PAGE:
Holidays like Thanksgiving use food to bring families together and bridge differences.

Many families and friends will reconnect on November 23 as Thanksgiving tables are prepared and massive servings of turkey, stuffing and mashed potatoes are devoured. Some Thanksgiving food traditions have changed recently as American views toward food have changed as well. It has already been 10 years since Time Magazine ran a cover publicizing the “local food movement” on March 12, 2007. The popular, commercial attention to good, healthy food and the language of local, slow and organic is new to some Americans. Yet there are others whose lives have been immersed in the cultivation of good food for generations. Let me tell you about a family who is welcoming this rediscovery.

I visited with Chas and Rosalea Potter one early November Tuesday morning to talk with them about their family farm in Rockbridge County, Virginia. We met in the office of their newly opened Cattleman’s Market in Lexington, Virginia, and the meeting was a family affair as their two young daughters, Riley and Andi, played in the background. Chas’ father, Charlie, joined us as well and 30 minutes later, Charlie’s brother, Stevie, dropped in too. I should note for full disclosure that they are all active members at their rural Presbyterian church where I serve as pastor.

Chas is the seventh generation of his family farming the rich Rockbridge County lands where an intricate system of creeks drain nearby House Mountain. He and Rosalea bought the 18th-century farm and farmhouse built by the first generation of their family tree. Their Buffalo Creek Beef is a well-loved operation for people seeking the best quality meats. Chas and Charlie tend approximately 350 head of cattle and they harvest six to eight a week. Much of the beef is sold in their market and sent via their one delivery truck to restaurants and butcher shops not far away in Staunton, Harrisonburg, Marshall, Charlottesville, and Richmond. Charlie remembers as a kid delivering the beef to the butcher shop in town, the building which is now Nikos Greek Restaurant. The Potter family local food tradition has been around for a very long time and as people awake to its value its creativity is flourishing.

As we talk, I am distracted by the wonderful aromas coming from the kitchen, where Collin their chef is preparing food. Rosalea is describing all the new things that they have added since they opened the market. Not only is there a stunning selection of choice cuts of beef, pork and poultry, now you can buy prepared meals to take home for dinner. There is spicy kimchi and brisket stew, beef stroganoff with mushrooms and white wine, skirt steak Jamaican style curry, smoked brisket cheesesteak, whole smoked turkeys and shepherd’s pie. Collin used to be a chef at Lexington’s Red Hen Restaurant. Now he is trying to stay ahead of the demand for these delicious prepared meals. Rosalea notes that these meals appeal to people across a broad spectrum from young mothers rushing home from work to feed their families to retiree widowers who are not very skilled in the kitchen.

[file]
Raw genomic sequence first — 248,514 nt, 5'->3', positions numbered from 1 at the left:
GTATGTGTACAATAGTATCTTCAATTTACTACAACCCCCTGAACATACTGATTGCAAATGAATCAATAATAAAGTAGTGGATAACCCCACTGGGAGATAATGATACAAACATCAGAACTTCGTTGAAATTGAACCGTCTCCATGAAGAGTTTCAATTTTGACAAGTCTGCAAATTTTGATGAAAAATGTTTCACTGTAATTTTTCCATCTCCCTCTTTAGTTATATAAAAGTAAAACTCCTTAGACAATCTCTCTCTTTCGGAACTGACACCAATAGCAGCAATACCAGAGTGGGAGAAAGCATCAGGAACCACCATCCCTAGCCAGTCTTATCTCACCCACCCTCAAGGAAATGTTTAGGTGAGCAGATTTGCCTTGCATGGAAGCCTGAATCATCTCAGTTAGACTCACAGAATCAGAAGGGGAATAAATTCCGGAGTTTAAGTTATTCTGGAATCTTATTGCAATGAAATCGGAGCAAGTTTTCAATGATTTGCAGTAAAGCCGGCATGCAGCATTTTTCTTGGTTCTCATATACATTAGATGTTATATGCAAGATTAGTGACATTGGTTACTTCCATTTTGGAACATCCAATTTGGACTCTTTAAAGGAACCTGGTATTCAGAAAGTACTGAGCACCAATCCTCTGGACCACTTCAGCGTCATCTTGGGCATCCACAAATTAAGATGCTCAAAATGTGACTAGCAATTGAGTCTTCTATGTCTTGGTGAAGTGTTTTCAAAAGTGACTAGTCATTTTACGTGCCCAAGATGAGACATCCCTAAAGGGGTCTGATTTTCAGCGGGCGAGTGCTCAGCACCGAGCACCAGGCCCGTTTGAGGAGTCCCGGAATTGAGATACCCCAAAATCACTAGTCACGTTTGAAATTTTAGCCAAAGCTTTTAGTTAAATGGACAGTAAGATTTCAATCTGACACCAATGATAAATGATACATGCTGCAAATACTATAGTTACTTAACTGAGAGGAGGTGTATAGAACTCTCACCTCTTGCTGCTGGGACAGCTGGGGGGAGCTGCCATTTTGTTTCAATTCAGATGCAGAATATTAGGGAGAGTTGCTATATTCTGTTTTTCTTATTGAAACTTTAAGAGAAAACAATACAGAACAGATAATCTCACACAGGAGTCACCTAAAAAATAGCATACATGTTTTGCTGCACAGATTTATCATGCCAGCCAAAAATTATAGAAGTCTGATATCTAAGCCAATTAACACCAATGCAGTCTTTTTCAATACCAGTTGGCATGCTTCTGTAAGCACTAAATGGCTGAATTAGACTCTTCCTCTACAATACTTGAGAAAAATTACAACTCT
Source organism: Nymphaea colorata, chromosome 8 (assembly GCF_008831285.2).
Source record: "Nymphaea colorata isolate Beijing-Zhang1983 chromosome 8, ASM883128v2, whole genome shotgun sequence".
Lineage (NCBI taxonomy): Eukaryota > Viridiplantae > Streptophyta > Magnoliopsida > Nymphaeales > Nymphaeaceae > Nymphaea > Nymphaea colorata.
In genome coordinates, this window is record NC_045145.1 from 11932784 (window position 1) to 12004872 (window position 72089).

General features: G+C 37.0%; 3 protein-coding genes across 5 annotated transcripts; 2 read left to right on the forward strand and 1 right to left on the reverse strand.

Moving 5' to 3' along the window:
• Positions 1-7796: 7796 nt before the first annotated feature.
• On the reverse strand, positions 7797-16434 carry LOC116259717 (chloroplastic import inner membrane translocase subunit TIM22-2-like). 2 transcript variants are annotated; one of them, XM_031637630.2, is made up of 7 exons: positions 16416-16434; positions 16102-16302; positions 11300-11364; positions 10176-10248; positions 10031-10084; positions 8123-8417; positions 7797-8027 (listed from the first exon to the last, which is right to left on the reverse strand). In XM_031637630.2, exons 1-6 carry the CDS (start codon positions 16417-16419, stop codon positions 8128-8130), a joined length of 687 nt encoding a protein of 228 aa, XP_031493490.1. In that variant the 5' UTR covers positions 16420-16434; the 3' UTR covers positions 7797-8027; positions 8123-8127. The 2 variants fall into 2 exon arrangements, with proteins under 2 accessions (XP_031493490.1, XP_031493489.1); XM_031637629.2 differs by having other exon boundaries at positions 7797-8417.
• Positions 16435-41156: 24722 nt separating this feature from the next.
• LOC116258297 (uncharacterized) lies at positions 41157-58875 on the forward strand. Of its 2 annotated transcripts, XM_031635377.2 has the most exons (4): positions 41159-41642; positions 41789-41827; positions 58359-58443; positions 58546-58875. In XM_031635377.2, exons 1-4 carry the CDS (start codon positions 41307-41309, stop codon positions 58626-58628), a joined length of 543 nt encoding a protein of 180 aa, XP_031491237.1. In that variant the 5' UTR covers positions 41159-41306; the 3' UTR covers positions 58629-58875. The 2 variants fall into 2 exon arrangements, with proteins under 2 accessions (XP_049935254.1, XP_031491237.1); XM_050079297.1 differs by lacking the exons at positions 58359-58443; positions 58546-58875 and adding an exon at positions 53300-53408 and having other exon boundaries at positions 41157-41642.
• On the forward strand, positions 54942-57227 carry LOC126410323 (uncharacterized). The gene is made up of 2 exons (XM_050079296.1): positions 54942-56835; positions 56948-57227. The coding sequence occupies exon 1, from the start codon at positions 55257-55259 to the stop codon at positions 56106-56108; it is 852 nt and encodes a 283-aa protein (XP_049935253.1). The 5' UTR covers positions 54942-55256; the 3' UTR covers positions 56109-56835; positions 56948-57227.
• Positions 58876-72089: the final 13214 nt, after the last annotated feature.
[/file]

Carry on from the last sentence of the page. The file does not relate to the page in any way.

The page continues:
The broad spectrum is what I have observed before in people purchasing the fruits of the Potter family’s labors. Rosalea talks about it not only as the farm girl that she is but as a creative and clever entrepreneur. Now she is making a point as she changes Andi’s diaper. The clientele is a fascinating mix of people who buy a wide range of their products. Faculty and administrators from local Washington and Lee University and the Virginia Military Institute frequent the market to purchase beef without hormones or anti-biotics, beef that is aged 14 days without the use of high intensity lights. People ask questions about the Potter’s farming techniques because they read about new farming trends but do not always understand what the language means since few have hands-on experience. One day a customer wanted to buy a grass-fed turkey. Rosalea sees consumer education as an opportunity rather than a hassle. But the crowd in the store are not just academics and millennial locavores. It is a cross-section of Rockbridge County and Lexington. Hard working locals come because the food is wonderful, the Potter family is well-known and trusted and there are price ranges in the store that make their products accessible to everyone.

At the end of our visit I ask a question that I know will be a hard one to answer. “How do you see the farm and the market being related to your faith?” There is a pause. I am tempted to answer my own question. Fortunately, Rosalea starts searching for the words that she wants to use. That morning as they left their farmhouse driving to the market, Riley said from her car seat, “Look, mom there’s our church.” They drove past the homes of family and friends that are connected through both work and worship. They are connected to generations of family in this place and Rosalea says that she hopes that her children will be able to continue farming if they wish to do so. They are also connected to people in Lexington and beyond who live very different lives but who come together to enjoy good food. Her thoughtful answer reminds me that my faith tradition always links understanding of God to good relationship to neighbors.

As people gather around Thanksgiving tables this year, Americans have abundant opportunities to share good local food in creative ways. Yet I suspect that we gather not only for food or for the chance to express gratitude but for the possibility of connecting with other human beings. I am thankful for people whose work and whose lives build these deeply needed connections.

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